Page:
India IFRI Report 2013

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India IFRI Report 2013

  1. 1. Outline  About FES –Briefly on our work and what it leads to  Studies and CRC FES
  2. 2. Our Mission We work towards ecological restoration and conservation of land and water resources and establish processes of coordinated human effort and governance to achieve this goal.
  3. 3. Our Presence We are  in six eco-regions of the country  with 5323 village institutions  reaching over 2.89 million people  on 1.18 million acres of forest and common lands, benefitting another 2.5 million acres of farm lands.  On half a million acres under watershed development programmes  in 28 districts of eight states  with 32 field teams, 4 regional offices  more than 250 staff members
  4. 4. Cornerstones Intertwining principles of nature conservation and local self governance, we work on systemic drivers that can bring about a multiplier change: •The biophysical rural infrastructure - to improve the ecological health and the social and economic well being •The social infrastructure – Community institutions, the positive expression of which tilts governance towards more equable arrangements •Commons, both the resource systems and property regimes, as they are the only spaces left for the poor to subsist on, and negotiate the expression of their existence on equal terms.
  5. 5. FES Strategic Ecosystem Studies & Karyashala Geo-informatics Field Operations & Collaborations Policy Advocacy
  6. 6. Glimpses into impacts
  7. 7. Barundani, Rajasthan 2006 2002 2012
  8. 8. Charangam, Gujarat 1987 2003 2012
  9. 9. Valuation of the developed resource Conventional Inflow A/c. 15 Annually 5 Cumulative Rs. in Lakhs 10 2007-08 2006-07 2005-06 2004-05 2003-04 2002-03 2001-02 2000-01 1999-00 1998-99 1997-98 1996-97 1995-96 1994-95 60 40 Cumulative Rs. in Lakhs 1993-94 1994-95 1995-96 1996-97 1997-98 1998-99 1999-00 2000-01 2001-02 2002-03 2003-04 2004-05 2005-06 2006-07 2007-08 Value/ha.=4.5 lakh 1991-92 1992-93 0 1993-94 1991-92 Annually 80 Value/ha.=0.55 lakh 1992-93 0 Inflow A/c. includes conventional, economic and environmental benefits 120 100 20
  10. 10. Impacts… • • Improved vegetation improving water flows • • Comparision of Fodder availability from Regenerated and Other Commons Improved Biomass Availability Secure availability of water Increase in agricultural double crop area by 65-94% with improved availability of water • Reduction in the risks of crop failure in low rainfall years • Livestock holding in poor households increased by 15% • Improved milk production Improved resilience of rural livelihoods 4 3.5 3.4 3 2.5 2 1.5 1 1 0.5 0 Regenerated Commons Other Commons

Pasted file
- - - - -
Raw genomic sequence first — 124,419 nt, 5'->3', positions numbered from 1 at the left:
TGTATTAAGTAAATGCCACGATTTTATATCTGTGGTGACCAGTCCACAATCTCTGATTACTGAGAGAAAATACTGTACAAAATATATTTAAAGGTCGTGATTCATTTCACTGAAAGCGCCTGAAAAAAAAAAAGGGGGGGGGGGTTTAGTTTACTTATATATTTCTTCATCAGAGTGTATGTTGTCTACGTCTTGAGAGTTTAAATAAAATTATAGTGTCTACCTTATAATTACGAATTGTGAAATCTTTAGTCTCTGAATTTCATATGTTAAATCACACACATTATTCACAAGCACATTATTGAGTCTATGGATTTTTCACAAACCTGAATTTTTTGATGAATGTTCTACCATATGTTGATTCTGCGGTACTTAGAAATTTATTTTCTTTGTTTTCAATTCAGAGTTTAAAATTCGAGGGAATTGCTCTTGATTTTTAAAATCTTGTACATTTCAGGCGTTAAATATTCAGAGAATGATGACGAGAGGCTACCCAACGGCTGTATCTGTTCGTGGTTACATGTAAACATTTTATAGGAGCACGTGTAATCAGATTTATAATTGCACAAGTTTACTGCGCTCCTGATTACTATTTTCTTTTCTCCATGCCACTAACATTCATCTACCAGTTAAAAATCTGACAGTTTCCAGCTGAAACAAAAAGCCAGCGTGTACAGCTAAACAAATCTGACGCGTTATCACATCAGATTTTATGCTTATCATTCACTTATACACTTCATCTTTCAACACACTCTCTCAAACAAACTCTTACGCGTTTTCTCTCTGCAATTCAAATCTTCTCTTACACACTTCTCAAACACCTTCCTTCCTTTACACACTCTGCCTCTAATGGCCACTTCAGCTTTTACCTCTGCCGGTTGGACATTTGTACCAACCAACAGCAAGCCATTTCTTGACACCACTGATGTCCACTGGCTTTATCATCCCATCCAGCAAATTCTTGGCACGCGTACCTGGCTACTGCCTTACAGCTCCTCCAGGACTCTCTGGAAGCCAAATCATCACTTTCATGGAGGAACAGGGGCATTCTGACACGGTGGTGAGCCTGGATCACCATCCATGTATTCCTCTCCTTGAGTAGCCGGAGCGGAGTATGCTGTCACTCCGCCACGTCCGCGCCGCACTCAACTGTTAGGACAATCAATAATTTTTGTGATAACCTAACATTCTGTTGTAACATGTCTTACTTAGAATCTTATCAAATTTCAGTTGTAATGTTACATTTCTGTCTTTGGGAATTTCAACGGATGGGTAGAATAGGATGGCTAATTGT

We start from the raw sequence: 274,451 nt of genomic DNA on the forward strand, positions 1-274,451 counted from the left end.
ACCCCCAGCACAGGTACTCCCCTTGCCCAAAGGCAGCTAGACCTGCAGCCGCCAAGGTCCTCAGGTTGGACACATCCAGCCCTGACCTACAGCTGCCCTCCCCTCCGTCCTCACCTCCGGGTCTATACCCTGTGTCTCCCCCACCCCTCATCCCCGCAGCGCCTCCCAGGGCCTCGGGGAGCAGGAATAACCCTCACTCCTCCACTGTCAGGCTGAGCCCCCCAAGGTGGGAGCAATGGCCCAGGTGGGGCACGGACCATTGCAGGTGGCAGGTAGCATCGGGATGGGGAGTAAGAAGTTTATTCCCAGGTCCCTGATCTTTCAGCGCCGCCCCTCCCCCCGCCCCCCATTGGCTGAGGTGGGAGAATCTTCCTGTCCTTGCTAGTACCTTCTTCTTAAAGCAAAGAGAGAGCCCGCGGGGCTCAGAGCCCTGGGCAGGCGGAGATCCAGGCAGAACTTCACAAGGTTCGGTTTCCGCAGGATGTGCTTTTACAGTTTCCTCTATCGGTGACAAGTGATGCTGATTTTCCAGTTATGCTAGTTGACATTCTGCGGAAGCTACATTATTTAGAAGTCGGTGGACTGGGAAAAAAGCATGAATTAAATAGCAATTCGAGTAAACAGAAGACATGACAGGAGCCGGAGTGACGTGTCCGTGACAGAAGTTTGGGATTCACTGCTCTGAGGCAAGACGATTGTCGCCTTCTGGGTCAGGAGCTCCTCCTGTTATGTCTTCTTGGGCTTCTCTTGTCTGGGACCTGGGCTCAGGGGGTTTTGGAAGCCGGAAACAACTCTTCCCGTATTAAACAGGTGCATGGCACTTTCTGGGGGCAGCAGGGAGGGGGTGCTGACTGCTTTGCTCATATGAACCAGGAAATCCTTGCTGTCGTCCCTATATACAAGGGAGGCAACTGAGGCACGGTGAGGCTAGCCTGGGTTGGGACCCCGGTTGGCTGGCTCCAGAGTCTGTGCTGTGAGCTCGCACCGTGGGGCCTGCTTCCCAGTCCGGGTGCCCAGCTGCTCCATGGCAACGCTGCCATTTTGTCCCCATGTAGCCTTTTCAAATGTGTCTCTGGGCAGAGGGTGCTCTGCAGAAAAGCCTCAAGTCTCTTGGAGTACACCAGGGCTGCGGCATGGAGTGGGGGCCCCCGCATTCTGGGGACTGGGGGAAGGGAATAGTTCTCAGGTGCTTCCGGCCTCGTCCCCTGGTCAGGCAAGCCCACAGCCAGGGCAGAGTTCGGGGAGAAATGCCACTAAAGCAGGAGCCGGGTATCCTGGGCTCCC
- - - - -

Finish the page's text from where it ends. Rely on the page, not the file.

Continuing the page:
11. 11. Studies and IFRI
  12. 12.  At FES we have been monitoring ecological, social and economic changes over time in order to upgrade the effectiveness of our work at the village and landscape-level.  The studies are designed to engage local communities in search for appropriate solutions and build on their knowledge base for informed community level actions for natural resource management  Practice-Research and Policy Advocacy Continuum
  13. 13. Key Thematic Areas The broad range of thematic areas covered includes: • Analysing human and nature interactions in diverse social-economic-ecological settings using the socio-ecological systems framework; • Understanding and analysing institutional arrangements for local governance of natural resources; • Building economic evidence of material resources in general and its significance for different production systems, in particular; • Monitoring ecological health including biomass, water and energy audits to assist communities in their conservation efforts, and capturing longitudinal changes with biophysical and institutional interventions; • Energy-Poverty Dynamics
  14. 14. Key Thematic Areas • Areas of critical ecological importance (sanctuaries, wildlife habitats) to understand ecological processes and aid evolution of conservation plans; • Spatial and non-spatial analysis of socio-economic-ecological databases to capture longitudinal changes in key variables over time with the aim to prepare atlases on development trends; • Assessing impacts of climate change on various natural and production systems as well as understanding institutional processes of adapting to vulnerabilities induced by vagaries of nature. • Actionable social-economic and ecological agenda
  15. 15. CRC FES • CRC in 2012 • 10 sites in Rajasthan and Odisha ( if we include that of SHODH around 30 sites) • Internal capacity building • Plans to undertake it across different ecosystems and integrate it with ecological monitoring sites and biophysical assessments ( by 2013 in North East, MP and AP)
  16. 16. CRC FES • Align it with FRA and other policy and programme initiatives to monitor changes • Internally: • Adaptation of protocols to include other commons • Revision of formats in FES institutional source book and integration • Byelaws ( and integrating other methods to feed to IFRI • Ecological monitoring framework and IFRI protocols
  17. 17. Research Questions 1. How do communities in different legal, environmental and political and economic contexts engage to address collective action problems for governance of common pool land resources? 2. What have been the social, economic and ecological outcomes of decentralized governance of CPLRs?
  18. 18. THANK YOU

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